No parent facing a divorce wants to think of losing access to their kids or hurting a relationship with them. At Peeples Law Group, we understand just how important your children are to you, and we treat these issues just as seriously as you do.
When you work with our firm, you can rest assured that we strive to reach peaceful, workable child custody solutions that preserve relationships and keep children out of the fray.
There are two types of custody in Maryland: legal and physical. Legal custody is each parent’s right to make major decisions on behalf of their children such as religious upbringing, medical care and education. Divorcing parents often share joint legal custody, but not always.
The other type is physical custody, which refers to how much time each parent gets to have the children in their care. Physical custody can be shared 50-50, given to one parent alone or given primarily to one parent with the other having visitation rights.
Legal and physical custody does not need to be awarded in the same manner.
In all custody decisions, courts are instructed to make decisions in the best interests of the children. Often, that means keeping both parents actively involved in their children’s lives if both parents are fit. But it doesn’t necessarily mean equally shared custody.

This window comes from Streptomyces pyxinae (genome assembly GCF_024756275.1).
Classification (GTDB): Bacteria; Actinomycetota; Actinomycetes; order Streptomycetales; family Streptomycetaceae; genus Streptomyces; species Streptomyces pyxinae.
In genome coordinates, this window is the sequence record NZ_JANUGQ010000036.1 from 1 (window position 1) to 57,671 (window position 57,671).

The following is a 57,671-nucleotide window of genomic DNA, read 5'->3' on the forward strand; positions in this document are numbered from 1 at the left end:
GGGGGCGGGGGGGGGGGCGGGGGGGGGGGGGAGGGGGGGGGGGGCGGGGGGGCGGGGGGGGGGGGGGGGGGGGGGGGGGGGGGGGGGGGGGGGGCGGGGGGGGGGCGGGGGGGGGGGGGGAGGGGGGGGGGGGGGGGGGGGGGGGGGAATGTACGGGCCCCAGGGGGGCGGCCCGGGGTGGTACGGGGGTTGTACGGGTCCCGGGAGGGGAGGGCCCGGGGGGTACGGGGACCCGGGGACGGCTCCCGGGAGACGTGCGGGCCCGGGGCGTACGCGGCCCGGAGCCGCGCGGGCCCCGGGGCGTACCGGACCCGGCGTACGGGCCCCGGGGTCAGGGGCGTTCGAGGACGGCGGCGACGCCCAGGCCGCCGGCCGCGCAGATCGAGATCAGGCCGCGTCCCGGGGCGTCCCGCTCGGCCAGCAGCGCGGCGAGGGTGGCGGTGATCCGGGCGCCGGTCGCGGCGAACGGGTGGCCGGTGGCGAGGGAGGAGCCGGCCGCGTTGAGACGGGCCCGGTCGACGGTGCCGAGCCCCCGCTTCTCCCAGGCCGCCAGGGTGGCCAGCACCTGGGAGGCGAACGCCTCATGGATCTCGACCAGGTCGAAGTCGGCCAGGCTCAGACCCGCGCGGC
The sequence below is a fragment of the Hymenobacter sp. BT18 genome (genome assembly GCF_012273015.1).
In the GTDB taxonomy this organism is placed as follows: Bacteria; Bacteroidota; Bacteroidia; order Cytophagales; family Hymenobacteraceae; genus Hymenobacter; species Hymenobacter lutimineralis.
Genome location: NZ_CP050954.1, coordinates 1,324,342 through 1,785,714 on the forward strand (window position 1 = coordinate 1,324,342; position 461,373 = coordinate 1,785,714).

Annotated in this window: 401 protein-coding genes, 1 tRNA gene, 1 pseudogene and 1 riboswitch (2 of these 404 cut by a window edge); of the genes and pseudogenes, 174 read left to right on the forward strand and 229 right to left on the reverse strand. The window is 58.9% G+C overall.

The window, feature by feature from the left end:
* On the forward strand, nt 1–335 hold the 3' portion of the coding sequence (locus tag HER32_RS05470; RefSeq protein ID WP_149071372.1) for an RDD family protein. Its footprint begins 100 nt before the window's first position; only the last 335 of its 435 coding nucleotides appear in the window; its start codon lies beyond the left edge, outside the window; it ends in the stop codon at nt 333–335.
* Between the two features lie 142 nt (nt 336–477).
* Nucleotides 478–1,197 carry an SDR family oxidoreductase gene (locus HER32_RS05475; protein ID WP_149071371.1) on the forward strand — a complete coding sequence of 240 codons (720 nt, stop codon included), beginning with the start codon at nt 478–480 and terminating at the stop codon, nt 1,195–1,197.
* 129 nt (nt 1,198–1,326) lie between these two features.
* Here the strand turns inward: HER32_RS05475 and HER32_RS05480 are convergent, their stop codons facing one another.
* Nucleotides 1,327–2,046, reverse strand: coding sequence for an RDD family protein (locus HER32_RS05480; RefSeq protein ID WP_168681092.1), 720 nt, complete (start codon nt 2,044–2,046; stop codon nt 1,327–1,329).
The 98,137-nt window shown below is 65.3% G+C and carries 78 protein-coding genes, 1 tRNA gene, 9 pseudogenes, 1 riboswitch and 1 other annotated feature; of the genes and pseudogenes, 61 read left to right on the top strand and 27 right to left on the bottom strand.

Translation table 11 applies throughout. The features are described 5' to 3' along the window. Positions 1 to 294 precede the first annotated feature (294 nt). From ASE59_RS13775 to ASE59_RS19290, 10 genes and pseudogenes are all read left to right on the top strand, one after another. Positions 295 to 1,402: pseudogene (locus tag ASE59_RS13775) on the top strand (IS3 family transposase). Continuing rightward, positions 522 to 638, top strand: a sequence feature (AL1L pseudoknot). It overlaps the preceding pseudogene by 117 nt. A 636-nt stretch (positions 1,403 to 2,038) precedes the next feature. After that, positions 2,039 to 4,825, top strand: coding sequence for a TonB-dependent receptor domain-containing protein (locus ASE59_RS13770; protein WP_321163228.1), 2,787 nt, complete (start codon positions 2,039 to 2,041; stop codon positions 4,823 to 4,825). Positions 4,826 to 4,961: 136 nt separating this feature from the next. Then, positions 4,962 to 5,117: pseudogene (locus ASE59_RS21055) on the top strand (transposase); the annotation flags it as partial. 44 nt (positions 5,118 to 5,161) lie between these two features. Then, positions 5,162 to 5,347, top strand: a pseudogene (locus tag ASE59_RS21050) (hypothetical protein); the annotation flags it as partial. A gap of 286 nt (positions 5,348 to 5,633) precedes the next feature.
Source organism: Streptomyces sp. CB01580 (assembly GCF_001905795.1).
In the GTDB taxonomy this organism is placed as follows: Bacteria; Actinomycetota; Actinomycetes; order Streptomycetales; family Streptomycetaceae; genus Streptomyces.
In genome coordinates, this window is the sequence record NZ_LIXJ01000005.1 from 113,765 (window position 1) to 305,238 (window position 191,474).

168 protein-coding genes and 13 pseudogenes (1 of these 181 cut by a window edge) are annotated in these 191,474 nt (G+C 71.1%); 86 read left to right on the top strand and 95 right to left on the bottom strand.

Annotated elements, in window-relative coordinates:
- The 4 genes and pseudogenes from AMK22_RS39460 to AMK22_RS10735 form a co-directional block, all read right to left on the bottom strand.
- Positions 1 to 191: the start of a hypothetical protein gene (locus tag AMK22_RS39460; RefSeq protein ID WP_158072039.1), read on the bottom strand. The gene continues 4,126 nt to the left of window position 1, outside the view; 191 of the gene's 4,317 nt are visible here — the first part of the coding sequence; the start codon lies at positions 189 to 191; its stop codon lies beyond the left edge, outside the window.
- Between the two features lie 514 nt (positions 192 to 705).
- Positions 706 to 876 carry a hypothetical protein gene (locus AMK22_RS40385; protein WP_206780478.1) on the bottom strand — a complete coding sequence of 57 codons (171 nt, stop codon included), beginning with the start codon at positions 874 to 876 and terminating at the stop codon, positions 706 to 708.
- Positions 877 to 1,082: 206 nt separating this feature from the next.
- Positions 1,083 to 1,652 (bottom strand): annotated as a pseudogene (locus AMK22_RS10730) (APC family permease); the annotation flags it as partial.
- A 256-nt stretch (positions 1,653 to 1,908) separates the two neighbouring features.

Thankfully, Maryland does not favor mothers or fathers in custody matters. Instead, it weighs each parent’s ability to care for the children and each parent’s history of and willingness to advocate for the best interests of their kids. This could include:
Child custody agreements can be reached through mediation/negotiation or they can be litigated. Most of the time, negotiation/mediation gives each parent more control over the final outcome and reduce the risk that children will be exposed to unnecessary levels of conflict.
As in most states, child support in Maryland is calculated based on a formula. The main factors considered are each parent’s income, how many children need support and what percentage of physical custody each parent has.
Because the calculation is formulaic, it is critical to ensure that the information being considered is accurate and reflective of the reality of your situation. If you will likely be asked to pay child support, for instance, we will need to ensure that your income is being reported accurately. That includes accounting for fluctuations in overtime, weekly hours and other factors that could impact pay.